Arts, Reviews

Ship Kings sink to bottom of best books

1 Comment 13 June 2012

As soon as you pick up The Coming of the Whirlpool, the first book of four from Andrew McGahan’s series Ship Kings, you will know whether it is for you or not. Although this book is worthy of its spot on the CBCA Book of the Year shortlist, it is not an outright winner.

 

The book follows the journey of 11-year-old Dow Amber, a newly inducted man of the forest, who comes from a proud family of timber cutters. Unlike his kin, however, Dow longs for the ocean and the freedom of its wide waters. So he begins his quest to leave the small town he has always known for a life on the open seas.

 

He quickly picks up the trade from a reserved veteran, who saves him from trouble as many times as he endangers the teenager. But sooner or later Dow must learn his fate — that the wellbeing of the entire New Island rests on his shoulders.

 

One of the main features of the book is a sophisticated vocabulary. McGahan’s details are intricate, his descriptions plentiful yet marvelous. Similarly, ideas are explained thoroughly, exploring themes that are very relevant to the landlubber teens of today.

 

McGahan’s debut novel for a young adult audience,  The Coming of the Whirlpool has already received many awards. Shortlisted for the 2012 Indie Awards (Children’s category) and finalist in the 2011 Aurealis Awards for Children’s Fiction, this book has already pleased many readers.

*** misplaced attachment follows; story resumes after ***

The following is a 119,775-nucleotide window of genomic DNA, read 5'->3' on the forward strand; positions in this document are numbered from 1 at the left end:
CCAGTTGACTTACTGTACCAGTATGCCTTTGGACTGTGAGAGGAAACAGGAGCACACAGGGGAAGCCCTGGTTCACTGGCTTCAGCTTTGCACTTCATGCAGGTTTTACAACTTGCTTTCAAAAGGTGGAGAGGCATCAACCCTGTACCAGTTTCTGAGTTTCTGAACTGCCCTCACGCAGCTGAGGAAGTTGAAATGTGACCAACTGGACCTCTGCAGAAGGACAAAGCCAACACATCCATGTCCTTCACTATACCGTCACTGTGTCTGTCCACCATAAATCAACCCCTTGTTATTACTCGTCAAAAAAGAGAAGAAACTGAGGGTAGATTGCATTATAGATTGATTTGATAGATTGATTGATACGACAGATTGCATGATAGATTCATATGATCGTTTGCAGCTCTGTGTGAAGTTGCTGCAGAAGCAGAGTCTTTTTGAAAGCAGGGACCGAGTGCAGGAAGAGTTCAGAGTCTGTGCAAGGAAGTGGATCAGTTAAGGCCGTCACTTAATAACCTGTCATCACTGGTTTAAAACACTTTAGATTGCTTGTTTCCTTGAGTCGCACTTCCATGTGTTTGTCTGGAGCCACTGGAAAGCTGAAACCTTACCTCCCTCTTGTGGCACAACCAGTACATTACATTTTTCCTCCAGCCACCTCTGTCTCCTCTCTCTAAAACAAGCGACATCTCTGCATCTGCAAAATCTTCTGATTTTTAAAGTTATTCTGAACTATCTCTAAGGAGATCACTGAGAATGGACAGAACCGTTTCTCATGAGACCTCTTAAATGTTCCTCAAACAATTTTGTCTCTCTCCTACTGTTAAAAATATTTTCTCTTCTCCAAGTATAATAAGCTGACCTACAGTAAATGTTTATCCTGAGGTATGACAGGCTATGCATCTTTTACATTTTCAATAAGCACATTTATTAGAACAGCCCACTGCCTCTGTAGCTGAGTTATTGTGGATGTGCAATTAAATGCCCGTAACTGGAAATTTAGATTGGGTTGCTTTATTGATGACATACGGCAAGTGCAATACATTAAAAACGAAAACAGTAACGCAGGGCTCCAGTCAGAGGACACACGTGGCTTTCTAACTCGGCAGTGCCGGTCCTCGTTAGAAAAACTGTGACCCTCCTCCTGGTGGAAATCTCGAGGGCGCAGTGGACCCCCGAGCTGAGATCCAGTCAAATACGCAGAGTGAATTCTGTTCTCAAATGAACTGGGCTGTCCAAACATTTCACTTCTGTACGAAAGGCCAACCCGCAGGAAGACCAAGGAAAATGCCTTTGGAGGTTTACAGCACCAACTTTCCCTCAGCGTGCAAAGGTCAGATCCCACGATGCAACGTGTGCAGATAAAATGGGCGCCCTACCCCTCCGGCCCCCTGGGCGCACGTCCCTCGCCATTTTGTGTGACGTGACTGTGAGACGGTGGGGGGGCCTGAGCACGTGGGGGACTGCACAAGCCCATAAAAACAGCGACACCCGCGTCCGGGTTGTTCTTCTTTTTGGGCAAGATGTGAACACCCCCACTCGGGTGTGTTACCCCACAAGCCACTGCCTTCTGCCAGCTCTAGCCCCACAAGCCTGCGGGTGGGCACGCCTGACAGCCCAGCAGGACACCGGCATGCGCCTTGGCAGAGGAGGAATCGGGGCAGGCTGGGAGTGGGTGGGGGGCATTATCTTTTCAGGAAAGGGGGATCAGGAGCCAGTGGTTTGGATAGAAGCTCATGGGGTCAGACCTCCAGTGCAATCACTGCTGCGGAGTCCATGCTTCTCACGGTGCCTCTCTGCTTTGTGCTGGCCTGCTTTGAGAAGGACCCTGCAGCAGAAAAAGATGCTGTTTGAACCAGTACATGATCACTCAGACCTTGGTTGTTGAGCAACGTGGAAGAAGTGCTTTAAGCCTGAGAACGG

The main problem with this first installment is that it read as a lengthy introduction to the Ship Kings series. Indeed, it is often too rich in detail. Only in the last hundred or so pages did serious complications start to arise, and only then did I feel compelled to follow the heroic Dow’s journey.

 

Whether the rest of the series proves to be a thrilling fantasy adventure or not, I believe other books are more worthy of the CBCA bronze sticker. But then again, I’m not the judge.

 

The Coming Of The Whirlpool is available now through Allen & Unwin. RRP $22.99

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This post was written by who has written 20 posts on The Under Age.

Hannah Kuhar is a 15 year old with an interest in everything. A keen musician and sportswoman, Hannah is known for asking too many questions and cracking (bad) jokes.

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